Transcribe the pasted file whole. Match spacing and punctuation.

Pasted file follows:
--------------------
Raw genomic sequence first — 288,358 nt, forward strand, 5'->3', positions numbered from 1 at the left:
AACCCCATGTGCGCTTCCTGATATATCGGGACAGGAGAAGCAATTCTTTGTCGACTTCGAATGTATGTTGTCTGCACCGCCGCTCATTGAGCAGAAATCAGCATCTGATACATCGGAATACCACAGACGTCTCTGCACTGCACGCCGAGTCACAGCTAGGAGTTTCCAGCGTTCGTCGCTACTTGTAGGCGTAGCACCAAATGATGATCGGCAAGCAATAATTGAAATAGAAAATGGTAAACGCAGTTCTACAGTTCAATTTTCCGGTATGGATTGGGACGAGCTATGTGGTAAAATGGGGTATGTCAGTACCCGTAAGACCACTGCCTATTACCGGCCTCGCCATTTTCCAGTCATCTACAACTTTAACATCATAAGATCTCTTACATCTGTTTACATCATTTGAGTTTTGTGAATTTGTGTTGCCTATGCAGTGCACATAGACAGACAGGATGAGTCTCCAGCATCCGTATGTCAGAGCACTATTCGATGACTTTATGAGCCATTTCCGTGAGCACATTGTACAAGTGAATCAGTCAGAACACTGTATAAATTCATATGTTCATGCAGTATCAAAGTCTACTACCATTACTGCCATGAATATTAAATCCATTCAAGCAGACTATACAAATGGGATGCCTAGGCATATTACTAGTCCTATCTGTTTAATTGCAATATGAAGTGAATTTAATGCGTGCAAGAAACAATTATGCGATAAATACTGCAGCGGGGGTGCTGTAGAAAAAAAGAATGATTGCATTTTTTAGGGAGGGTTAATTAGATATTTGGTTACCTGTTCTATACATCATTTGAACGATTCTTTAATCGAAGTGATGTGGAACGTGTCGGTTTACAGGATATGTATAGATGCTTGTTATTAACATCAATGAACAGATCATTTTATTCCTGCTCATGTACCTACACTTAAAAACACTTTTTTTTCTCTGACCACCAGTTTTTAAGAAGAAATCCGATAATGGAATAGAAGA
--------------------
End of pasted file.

Raw genomic sequence first — 288,358 nt, forward strand, 5'->3', positions numbered from 1 at the left:
AACCCCATGTGCGCTTCCTGATATATCGGGACAGGAGAAGCAATTCTTTGTCGACTTCGAATGTATGTTGTCTGCACCGCCGCTCATTGAGCAGAAATCAGCATCTGATACATCGGAATACCACAGACGTCTCTGCACTGCACGCCGAGTCACAGCTAGGAGTTTCCAGCGTTCGTCGCTACTTGTAGGCGTAGCACCAAATGATGATCGGCAAGCAATAATTGAAATAGAAAATGGTAAACGCAGTTCTACAGTTCAATTTTCCGGTATGGATTGGGACGAGCTATGTGGTAAAATGGGGTATGTCAGTACCCGTAAGACCACTGCCTATTACCGGCCTCGCCATTTTCCAGTCATCTACAACTTTAACATCATAAGATCTCTTACATCTGTTTACATCATTTGAGTTTTGTGAATTTGTGTTGCCTATGCAGTGCACATAGACAGACAGGATGAGTCTCCAGCATCCGTATGTCAGAGCACTATTCGATGACTTTATGAGCCATTTCCGTGAGCACATTGTACAAGTGAATCAGTCAGAACACTGTATAAATTCATATGTTCATGCAGTATCAAAGTCTACTACCATTACTGCCATGAATATTAAATCCATTCAAGCAGACTATACAAATGGGATGCCTAGGCATATTACTAGTCCTATCTGTTTAATTGCAATATGAAGTGAATTTAATGCGTGCAAGAAACAATTATGCGATAAATACTGCAGCGGGGGTGCTGTAGAAAAAAAGAATGATTGCATTTTTTAGGGAGGGTTAATTAGATATTTGGTTACCTGTTCTATACATCATTTGAACGATTCTTTAATCGAAGTGATGTGGAACGTGTCGGTTTACAGGATATGTATAGATGCTTGTTATTAACATCAATGAACAGATCATTTTATTCCTGCTCATGTACCTACACTTAAAAACACTTTTTTTTCTCTGACCACCAGTTTTTAAGAAGAAATCCGATAATGGAATAGAAGA